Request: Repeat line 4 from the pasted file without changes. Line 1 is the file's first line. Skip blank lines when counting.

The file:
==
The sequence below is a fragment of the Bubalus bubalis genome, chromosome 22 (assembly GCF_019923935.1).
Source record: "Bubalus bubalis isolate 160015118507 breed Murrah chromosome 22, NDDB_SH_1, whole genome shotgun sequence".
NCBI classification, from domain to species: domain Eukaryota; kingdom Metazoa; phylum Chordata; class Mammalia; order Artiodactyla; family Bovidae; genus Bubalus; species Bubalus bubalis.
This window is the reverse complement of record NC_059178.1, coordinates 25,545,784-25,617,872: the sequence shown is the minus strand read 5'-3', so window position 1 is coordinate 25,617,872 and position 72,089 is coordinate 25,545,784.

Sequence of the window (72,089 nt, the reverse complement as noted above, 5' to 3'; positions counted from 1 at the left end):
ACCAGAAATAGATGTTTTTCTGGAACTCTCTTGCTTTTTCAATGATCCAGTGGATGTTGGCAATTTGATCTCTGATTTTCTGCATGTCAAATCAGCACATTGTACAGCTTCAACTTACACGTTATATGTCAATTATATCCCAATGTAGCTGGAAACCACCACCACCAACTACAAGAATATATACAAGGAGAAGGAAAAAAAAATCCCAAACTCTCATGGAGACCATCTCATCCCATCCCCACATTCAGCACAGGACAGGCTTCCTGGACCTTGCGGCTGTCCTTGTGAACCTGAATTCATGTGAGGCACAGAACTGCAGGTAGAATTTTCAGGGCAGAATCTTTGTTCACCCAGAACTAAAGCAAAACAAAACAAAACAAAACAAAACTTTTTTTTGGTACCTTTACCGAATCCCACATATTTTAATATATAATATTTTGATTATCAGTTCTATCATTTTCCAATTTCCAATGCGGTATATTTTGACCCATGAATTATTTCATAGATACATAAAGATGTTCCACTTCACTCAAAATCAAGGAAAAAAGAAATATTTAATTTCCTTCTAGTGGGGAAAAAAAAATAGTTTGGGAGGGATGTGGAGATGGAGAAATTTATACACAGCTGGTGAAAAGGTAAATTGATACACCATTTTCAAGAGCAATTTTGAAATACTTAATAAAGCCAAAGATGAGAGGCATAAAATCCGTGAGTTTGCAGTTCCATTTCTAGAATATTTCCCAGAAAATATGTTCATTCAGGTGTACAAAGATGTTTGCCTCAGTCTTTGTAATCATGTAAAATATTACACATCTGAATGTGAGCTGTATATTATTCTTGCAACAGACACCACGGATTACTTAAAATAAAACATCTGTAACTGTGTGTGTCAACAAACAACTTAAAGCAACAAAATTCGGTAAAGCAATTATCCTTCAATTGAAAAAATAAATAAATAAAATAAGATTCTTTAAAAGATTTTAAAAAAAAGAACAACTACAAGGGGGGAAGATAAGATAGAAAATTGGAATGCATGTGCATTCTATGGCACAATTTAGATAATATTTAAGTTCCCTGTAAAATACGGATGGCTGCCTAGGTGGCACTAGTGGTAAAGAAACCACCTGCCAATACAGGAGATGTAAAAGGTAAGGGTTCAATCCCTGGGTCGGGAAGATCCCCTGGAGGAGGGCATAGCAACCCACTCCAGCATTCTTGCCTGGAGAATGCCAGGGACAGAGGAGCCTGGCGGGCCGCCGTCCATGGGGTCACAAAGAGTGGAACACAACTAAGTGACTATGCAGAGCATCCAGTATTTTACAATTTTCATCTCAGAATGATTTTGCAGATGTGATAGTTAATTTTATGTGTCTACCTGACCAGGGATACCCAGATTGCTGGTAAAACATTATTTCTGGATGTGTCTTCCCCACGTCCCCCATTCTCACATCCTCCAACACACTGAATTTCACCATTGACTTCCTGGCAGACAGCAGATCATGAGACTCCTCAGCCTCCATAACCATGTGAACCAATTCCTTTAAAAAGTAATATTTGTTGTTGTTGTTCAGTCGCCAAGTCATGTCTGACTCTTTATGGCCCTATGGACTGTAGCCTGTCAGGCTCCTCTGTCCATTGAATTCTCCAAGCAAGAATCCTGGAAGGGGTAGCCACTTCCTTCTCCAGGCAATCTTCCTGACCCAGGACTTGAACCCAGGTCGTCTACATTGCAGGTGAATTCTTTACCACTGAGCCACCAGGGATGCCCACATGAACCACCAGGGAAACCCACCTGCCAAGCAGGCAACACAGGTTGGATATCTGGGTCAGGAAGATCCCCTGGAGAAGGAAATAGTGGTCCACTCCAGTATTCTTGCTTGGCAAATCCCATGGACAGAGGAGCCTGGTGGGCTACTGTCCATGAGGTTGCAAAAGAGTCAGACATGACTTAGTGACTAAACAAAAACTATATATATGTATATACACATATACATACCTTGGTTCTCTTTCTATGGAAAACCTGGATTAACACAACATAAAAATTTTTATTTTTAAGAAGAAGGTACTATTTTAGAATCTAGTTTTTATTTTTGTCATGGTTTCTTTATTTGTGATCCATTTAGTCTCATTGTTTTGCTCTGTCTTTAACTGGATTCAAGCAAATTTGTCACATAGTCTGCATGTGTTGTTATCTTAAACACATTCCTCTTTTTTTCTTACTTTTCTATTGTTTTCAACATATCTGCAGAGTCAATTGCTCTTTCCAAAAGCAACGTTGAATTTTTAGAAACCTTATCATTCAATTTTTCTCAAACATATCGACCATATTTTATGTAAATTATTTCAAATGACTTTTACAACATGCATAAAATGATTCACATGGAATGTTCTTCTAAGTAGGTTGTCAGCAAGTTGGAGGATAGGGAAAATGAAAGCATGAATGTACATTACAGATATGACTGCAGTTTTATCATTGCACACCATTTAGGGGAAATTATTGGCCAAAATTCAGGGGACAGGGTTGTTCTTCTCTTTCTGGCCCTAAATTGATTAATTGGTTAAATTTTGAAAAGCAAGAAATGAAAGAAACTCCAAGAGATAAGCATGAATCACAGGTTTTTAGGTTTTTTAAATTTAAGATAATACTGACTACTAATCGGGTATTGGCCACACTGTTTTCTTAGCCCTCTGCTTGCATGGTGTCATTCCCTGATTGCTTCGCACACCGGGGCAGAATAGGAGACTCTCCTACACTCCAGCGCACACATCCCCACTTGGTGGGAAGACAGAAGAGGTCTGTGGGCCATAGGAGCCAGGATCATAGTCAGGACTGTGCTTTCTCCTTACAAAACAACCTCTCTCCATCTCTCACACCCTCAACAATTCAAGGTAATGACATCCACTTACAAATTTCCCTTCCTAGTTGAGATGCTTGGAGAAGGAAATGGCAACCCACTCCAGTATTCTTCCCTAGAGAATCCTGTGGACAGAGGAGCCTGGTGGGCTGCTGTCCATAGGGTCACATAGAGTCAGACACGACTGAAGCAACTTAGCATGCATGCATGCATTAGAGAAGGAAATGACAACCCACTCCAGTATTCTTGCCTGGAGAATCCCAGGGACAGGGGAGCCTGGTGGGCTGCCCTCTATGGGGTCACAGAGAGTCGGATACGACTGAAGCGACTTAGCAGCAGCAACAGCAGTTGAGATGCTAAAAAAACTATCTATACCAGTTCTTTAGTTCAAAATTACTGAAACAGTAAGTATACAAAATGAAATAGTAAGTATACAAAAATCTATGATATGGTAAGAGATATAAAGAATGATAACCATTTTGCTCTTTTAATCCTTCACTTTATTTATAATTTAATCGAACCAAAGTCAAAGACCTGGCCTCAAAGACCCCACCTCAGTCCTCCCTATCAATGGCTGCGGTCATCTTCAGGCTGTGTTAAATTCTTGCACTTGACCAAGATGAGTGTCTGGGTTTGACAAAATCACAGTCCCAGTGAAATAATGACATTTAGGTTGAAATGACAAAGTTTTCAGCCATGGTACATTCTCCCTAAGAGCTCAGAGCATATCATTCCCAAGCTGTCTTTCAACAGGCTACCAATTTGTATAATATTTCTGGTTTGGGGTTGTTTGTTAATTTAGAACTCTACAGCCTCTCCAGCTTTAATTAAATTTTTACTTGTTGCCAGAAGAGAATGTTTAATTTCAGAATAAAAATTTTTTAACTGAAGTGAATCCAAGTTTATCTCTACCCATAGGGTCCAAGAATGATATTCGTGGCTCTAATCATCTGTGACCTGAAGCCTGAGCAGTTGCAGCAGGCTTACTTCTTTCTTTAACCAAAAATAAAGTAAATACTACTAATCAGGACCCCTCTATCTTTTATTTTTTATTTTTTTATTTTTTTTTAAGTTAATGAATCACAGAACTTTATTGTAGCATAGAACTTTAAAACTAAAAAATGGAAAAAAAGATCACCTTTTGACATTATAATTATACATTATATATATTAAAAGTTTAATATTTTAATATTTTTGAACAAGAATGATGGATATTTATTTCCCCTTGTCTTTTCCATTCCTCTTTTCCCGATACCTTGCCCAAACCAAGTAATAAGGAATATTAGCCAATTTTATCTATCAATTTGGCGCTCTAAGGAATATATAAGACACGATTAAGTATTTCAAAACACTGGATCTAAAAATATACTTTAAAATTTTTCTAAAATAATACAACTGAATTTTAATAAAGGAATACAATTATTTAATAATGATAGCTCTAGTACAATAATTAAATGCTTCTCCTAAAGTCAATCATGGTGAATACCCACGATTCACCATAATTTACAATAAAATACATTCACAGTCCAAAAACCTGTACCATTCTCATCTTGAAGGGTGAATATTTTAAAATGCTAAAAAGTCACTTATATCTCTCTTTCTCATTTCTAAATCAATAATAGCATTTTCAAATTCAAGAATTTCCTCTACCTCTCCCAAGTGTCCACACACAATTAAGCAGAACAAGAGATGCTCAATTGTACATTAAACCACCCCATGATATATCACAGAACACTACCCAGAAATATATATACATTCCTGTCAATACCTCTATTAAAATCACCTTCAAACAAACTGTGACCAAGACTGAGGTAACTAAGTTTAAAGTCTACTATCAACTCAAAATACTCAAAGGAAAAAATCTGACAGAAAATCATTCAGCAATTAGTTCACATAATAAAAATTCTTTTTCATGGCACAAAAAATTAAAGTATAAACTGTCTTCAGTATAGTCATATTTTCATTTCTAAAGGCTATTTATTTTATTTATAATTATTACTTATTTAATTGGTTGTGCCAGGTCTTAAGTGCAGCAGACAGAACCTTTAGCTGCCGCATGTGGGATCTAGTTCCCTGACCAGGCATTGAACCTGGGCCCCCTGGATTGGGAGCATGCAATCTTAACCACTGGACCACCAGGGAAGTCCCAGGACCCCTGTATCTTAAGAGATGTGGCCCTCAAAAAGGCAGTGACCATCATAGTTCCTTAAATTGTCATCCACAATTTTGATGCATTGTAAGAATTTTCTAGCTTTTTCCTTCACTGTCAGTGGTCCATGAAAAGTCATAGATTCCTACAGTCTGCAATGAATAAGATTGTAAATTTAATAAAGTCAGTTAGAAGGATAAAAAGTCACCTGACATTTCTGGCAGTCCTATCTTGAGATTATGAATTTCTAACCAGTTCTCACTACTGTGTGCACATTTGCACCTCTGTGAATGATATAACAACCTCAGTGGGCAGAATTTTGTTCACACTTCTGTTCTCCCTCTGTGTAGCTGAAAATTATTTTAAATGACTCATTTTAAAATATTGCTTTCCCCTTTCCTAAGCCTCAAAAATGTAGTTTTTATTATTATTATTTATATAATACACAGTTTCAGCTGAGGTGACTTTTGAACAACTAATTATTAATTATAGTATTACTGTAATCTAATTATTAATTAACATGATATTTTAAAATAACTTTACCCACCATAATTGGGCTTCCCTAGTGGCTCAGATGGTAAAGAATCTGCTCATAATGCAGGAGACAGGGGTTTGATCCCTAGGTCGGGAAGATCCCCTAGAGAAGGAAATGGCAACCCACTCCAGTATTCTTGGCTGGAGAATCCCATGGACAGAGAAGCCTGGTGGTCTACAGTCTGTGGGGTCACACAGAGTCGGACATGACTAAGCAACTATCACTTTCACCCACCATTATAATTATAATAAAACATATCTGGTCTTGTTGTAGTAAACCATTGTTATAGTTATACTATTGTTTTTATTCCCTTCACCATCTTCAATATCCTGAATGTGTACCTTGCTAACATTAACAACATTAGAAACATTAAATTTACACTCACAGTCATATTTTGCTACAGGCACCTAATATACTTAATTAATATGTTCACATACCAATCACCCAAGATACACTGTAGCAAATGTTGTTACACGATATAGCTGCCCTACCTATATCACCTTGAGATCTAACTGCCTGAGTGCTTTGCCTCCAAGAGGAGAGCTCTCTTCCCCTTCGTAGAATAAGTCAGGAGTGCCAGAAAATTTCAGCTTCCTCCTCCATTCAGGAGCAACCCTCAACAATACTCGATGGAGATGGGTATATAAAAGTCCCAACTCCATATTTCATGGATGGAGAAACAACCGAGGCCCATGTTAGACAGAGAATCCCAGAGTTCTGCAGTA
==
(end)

This window is the reverse complement of record NC_059178.1, coordinates 25,545,784-25,617,872: the sequence shown is the minus strand read 5'-3', so window position 1 is coordinate 25,617,872 and position 72,089 is coordinate 25,545,784.